Health

Barbara Boxer Wants Justice Dept. To Investigate Edison for Wrongdoing in San Onofre Radiation Leak

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Sen. Barbara Boxer (D-Calif.) has raised questions regarding the legality of an equipment swap at the San Onofre nuclear power plant between Southern California Edison (SCE) and Mitsubishi Heavy Industries (MHI).

Boxer alleges that executives may have lied about the type of equipment they were swapping in order to avoid some federal regulations, and thus could be at fault for the radiation leak that occurred at the plant. She is now asking the Justice Department to launch an investigation into the case to determine if there was any wrongdoing.

The San Onofre power plant is located on the coast alongside the 5 freeway, just south of San Clemente and about 60 miles north of San Diego. The plant was closed in January 2012, just three short years after supposedly “new” equipment was installed by SCE, when leaks were detected in tubes that carried radioactive water. The plant had powered around 1.4 million households before it shut down.

Boxer brought the case to the Justice Department on Monday after she discovered a 2004 letter written by a SCE executive to MHI explaining that the equipment swap did not fall under the “like-for-like” requirements, which is eventually what the swap was filed under in order to avoid additional federal checks and regulations.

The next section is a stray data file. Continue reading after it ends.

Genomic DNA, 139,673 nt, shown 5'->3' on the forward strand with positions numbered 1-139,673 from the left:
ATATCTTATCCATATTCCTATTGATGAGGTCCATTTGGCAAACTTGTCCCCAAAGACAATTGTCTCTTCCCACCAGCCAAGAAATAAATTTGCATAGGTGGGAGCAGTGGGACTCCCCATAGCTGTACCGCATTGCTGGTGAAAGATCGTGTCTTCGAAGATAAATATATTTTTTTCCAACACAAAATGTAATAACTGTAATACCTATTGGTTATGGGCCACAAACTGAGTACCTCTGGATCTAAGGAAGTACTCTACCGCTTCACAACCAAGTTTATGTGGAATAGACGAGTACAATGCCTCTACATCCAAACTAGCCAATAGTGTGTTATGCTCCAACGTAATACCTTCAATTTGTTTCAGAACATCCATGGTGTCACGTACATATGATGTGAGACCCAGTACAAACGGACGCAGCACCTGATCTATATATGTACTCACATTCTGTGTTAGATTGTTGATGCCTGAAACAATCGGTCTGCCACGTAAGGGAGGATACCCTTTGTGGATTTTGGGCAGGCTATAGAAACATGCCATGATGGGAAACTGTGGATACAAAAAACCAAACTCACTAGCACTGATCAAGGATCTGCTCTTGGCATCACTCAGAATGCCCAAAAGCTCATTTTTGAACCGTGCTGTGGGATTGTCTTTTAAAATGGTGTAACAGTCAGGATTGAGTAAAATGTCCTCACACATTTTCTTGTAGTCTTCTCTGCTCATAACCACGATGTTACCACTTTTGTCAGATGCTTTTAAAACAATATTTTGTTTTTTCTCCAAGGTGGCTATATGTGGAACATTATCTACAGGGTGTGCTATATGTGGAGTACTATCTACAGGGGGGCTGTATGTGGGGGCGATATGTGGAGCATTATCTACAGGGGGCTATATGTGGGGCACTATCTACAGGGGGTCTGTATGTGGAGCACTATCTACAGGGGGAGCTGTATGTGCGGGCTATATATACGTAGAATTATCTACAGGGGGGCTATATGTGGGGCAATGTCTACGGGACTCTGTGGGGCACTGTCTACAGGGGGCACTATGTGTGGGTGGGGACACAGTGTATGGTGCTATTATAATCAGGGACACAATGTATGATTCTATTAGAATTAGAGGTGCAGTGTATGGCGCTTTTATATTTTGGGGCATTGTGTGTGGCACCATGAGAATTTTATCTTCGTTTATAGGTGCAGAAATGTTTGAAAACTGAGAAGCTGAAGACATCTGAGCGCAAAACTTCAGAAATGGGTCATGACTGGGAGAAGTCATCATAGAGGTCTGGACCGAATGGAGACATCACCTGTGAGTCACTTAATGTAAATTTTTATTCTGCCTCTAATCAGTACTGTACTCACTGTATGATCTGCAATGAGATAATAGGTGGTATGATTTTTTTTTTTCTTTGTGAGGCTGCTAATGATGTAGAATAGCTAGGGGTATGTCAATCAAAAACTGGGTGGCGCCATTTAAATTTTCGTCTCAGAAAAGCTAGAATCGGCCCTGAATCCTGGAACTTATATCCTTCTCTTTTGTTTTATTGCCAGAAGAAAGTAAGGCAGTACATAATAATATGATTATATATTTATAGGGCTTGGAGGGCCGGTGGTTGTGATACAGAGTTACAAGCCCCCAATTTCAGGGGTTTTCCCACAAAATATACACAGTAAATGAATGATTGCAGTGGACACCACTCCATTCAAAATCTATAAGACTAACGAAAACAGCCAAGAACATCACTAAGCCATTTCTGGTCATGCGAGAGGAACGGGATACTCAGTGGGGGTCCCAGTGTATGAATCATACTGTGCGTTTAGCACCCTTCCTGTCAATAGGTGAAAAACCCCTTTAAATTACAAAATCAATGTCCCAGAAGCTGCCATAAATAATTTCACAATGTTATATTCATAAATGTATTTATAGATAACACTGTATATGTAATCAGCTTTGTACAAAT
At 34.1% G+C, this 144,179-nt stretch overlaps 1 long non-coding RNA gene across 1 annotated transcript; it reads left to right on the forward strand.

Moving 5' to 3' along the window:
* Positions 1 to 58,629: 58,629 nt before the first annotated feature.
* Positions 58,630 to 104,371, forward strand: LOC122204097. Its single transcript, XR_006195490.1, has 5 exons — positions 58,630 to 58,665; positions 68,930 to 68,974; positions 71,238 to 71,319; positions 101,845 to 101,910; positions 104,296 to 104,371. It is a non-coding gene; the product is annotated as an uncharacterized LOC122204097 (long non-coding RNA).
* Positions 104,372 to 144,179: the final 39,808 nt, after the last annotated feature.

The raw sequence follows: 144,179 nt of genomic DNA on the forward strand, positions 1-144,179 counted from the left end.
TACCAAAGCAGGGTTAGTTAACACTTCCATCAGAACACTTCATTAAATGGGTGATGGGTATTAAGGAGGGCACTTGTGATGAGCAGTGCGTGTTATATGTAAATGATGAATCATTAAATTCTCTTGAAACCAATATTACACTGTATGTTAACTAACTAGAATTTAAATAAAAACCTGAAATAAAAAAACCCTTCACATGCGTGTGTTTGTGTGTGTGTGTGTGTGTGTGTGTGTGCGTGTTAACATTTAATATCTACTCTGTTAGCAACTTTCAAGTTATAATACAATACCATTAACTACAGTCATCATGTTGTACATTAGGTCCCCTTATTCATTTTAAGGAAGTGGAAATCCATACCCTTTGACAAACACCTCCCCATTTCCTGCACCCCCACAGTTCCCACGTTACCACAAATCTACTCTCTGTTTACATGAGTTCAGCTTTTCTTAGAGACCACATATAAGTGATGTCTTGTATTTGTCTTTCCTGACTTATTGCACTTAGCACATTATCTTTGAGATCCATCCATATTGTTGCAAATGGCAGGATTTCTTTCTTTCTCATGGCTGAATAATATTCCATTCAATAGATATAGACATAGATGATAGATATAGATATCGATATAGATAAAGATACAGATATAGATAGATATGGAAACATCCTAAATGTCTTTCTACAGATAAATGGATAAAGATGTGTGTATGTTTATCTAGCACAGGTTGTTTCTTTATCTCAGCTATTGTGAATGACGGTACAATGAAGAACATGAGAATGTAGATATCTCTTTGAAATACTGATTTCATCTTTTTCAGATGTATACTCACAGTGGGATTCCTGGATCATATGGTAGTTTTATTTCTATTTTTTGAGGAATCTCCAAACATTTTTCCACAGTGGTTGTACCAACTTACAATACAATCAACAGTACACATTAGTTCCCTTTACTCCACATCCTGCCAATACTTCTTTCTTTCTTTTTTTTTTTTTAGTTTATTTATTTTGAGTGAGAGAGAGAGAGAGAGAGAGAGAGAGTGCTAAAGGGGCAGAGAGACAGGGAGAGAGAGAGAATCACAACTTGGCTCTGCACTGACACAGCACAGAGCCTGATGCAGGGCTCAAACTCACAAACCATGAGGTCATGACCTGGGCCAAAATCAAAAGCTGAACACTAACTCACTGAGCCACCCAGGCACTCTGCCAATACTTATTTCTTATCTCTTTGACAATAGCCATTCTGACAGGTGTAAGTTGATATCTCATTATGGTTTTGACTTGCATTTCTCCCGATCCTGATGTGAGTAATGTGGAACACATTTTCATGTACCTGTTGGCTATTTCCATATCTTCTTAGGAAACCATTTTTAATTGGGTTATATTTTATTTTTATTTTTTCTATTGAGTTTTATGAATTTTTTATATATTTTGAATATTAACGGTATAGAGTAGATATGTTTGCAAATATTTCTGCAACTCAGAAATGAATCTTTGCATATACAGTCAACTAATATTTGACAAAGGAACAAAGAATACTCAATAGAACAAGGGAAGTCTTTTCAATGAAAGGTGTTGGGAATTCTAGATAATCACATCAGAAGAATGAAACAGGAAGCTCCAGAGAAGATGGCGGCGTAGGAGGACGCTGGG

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Edison released a statement explaining that the letter and other correspondence was part of a long, on-going process to ensure all industry standards were met.

"SCE's own oversight ... complied with industry standards and best practices," said Pete Dietrich, SCE senior vice president and chief nuclear officer. "SCE would never, and did not, install steam generators that it believed would impact public safety or impair reliability."

The generator swap cost Edison $670 million when they changed out the equipment in 2009 and 2010, but because they claimed the new equipment was essentially the same as the old, they were able to skirt around additional regulations and checks that would have cost the company much more money and up to two years of oversight.

The letter Boxer obtained, written by SCE Vice President Dwight E. Nunn, states, "although the old and new steam generators will be similar in many respects they aren't like-for-like replacements."

The letter does not indicate if any changes were made before the swap actually took place, but does offer some reason to investigate misrepresentation. 

Sources: Fox, Politico